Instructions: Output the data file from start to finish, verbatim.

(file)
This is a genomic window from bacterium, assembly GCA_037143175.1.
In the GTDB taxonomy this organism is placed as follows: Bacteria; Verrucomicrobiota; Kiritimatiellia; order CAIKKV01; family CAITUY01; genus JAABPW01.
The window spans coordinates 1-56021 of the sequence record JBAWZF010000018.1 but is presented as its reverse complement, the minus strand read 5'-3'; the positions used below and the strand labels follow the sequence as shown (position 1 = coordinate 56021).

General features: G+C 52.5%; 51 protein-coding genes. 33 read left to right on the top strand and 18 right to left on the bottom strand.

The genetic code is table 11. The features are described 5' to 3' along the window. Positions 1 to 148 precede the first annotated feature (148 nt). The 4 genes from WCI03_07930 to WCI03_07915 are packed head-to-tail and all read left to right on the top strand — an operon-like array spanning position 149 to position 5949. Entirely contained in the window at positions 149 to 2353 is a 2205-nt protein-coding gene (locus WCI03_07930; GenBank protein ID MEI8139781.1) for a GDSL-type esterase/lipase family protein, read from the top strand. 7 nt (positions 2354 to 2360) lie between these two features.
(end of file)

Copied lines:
This is a genomic window from bacterium, assembly GCA_037143175.1.
In the GTDB taxonomy this organism is placed as follows: Bacteria; Verrucomicrobiota; Kiritimatiellia; order CAIKKV01; family CAITUY01; genus JAABPW01.
The window spans coordinates 1-56021 of the sequence record JBAWZF010000018.1 but is presented as its reverse complement, the minus strand read 5'-3'; the positions used below and the strand labels follow the sequence as shown (position 1 = coordinate 56021).

General features: G+C 52.5%; 51 protein-coding genes. 33 read left to right on the top strand and 18 right to left on the bottom strand.

The genetic code is table 11. The features are described 5' to 3' along the window. Positions 1 to 148 precede the first annotated feature (148 nt). The 4 genes from WCI03_07930 to WCI03_07915 are packed head-to-tail and all read left to right on the top strand — an operon-like array spanning position 149 to position 5949. Entirely contained in the window at positions 149 to 2353 is a 2205-nt protein-coding gene (locus WCI03_07930; GenBank protein ID MEI8139781.1) for a GDSL-type esterase/lipase family protein, read from the top strand. 7 nt (positions 2354 to 2360) lie between these two features.